ADVANCE-Nebraska researchers share findings in new book chapter

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ADVANCE-Nebraska researchers share findings in new book chapter

Patricia Wonch Hill

The ADVANCE-Nebraska program officially ended in 2014, but its leaders and researchers continue to take their findings to a broader audience.

A new book chapter written by UNL’s Patricia Wonch Hill, Mary Anne Holmes and Julia McQuillan leads the latest edition of Advances in Gender Research, “Gender Transformation in the Academy.” Titled “The New STEM Faculty Profile: Balancing Family and Dual Careers,” the chapter examines what was learned about UNL faculty demographics during the program.

A $3.8 million grant from the National Science Foundation funded ADVANCE-Nebraska from 2008-2013. The program aimed to increase tenure-track and tenured science, technology, engineering and math women faculty at UNL; increase the retention of women STEM faculty; and support their promotion into leadership positions. It also produced research on network structures that best supported female STEM faculty success.

Wonch Hill, research assistant professor of sociology and the chapter’s lead author, said data from an ADVANCE-Nebraska Faculty Network and Workload Study was used to study the changing academic workforce. The research, she said, demonstrates how the changes among faculty demographics are not always reflected in policies.

“The traditional/ideal worker norm, which was institutionalized within the tenure process in the early part of the 20th century, is a full time worker, who has a full-time support person at home to take care of home and family,” she said. The evaluation, however, showed that this demographic represents only 13 percent of total faculty. No female faculty currently fit into that mold, and neither do the vast majority of male faculty.

As faculty demographics continue to change, evidence shows many new faculty want to have rich family lives as well as rich research and scientific lives, she said.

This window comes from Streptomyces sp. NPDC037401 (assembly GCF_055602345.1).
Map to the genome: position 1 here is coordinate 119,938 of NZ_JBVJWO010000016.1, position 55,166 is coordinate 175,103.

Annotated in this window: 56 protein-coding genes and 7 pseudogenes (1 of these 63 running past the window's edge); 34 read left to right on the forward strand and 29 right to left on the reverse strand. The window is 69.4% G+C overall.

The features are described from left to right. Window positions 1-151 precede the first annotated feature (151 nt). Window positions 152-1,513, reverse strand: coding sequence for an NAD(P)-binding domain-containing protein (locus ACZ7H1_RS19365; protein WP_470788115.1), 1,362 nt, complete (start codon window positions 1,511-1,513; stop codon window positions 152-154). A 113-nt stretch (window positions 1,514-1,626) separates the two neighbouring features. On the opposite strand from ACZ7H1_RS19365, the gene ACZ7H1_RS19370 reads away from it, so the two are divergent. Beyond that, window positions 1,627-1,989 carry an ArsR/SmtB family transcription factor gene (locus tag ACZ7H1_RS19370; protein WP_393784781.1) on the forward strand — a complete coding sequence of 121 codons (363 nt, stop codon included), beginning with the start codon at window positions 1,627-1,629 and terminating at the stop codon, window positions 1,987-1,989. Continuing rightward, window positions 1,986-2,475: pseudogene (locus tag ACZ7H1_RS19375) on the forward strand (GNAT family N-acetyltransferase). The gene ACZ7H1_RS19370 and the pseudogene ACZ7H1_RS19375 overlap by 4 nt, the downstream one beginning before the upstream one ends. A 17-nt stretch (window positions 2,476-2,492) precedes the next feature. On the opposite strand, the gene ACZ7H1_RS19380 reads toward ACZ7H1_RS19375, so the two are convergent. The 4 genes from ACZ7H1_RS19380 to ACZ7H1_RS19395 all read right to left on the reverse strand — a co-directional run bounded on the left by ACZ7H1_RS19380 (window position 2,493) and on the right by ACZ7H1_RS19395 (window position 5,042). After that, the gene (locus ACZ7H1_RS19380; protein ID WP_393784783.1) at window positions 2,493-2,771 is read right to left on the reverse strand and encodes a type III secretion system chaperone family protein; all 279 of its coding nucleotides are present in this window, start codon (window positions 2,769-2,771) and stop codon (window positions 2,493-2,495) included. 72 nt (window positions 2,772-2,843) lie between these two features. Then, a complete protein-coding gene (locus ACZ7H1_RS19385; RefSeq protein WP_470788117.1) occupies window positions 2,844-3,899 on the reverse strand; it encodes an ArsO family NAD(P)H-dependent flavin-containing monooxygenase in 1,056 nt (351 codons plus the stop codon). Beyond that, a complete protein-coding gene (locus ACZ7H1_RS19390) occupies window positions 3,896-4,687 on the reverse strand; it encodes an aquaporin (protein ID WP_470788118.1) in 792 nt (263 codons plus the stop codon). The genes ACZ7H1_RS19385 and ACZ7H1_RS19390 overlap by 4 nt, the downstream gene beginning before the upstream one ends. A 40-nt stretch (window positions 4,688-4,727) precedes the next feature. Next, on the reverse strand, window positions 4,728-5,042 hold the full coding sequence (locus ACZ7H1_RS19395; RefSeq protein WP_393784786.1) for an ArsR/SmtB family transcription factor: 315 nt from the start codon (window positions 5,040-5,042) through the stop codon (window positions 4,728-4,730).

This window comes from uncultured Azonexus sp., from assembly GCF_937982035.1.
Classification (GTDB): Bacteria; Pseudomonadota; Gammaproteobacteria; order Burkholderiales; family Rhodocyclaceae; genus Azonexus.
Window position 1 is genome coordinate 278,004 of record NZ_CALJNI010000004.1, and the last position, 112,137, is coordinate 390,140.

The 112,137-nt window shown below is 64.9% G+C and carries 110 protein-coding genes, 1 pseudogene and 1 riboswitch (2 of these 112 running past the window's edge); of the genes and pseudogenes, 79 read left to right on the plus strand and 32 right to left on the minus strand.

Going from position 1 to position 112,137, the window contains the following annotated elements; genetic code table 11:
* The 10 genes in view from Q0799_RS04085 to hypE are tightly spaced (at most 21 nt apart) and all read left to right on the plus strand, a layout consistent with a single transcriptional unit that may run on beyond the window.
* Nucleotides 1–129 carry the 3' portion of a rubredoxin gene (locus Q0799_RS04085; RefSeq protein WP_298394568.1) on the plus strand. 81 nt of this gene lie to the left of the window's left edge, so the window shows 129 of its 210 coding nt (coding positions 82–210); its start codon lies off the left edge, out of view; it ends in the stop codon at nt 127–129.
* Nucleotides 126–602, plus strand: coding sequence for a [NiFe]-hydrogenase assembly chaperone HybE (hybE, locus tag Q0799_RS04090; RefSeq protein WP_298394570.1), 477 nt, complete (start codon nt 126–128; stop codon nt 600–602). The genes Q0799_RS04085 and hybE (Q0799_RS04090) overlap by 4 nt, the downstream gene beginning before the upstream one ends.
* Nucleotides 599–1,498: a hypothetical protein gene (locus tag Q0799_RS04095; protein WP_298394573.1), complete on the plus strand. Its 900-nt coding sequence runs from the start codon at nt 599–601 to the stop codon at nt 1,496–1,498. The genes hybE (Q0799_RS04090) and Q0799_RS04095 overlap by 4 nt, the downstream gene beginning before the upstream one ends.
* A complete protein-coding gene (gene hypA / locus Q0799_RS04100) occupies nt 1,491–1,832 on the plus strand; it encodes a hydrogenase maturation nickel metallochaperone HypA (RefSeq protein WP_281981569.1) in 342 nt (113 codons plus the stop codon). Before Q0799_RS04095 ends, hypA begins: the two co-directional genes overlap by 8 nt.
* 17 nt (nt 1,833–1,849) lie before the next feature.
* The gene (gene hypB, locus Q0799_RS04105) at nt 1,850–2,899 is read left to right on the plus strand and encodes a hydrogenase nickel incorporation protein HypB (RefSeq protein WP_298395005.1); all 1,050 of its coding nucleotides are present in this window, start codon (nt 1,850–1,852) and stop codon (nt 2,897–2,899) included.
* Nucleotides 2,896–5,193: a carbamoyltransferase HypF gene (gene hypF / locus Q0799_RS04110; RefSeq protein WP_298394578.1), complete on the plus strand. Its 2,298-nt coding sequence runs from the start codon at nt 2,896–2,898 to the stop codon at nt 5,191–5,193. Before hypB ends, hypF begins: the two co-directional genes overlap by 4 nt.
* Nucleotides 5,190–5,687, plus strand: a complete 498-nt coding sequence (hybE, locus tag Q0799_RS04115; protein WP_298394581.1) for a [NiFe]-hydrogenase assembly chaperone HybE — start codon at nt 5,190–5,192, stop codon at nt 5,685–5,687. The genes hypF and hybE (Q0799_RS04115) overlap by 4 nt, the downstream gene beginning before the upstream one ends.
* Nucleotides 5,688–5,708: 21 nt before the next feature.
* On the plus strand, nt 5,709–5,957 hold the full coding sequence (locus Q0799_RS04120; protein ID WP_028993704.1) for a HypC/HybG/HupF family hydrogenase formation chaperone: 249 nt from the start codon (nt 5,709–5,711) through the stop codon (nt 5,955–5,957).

The authors advocated for institutions to adopt family-friendly policies and presented evidence that they would positively affect all faculty members. Holmes and McQuillan, both UNL professors, were co-principal investigators for ADVANCE-Nebraska.

“One main takeaway of the chapter is that these policy changes are looked at as women’s issues, and really, they’re faculty issues,” Wonch Hill said. “Expanding awareness and promoting utilization of these work-family policies would benefit all faculty and will benefit science in the long run by keeping our brightest minds in the academy.”

Wonch Hill said the authors also are writing a chapter for a book that will use UNL’s ADVANCE data to examine job satisfaction and satisfaction of the promotion process across ranks for men and women faculty. Continuing to share the information gleaned from the program is important, she said.

“Social change in an institution takes a long time, but if you think about what an institution is, it’s meant to sustain regardless of any of its members,” she said. “But as its members, it’s our responsibility to find ways to work to transform our institutions to meet the needs of the new faculty demographic, which consists of dual earner couples who want rich research and home lives.”

A chapter summary is available here.

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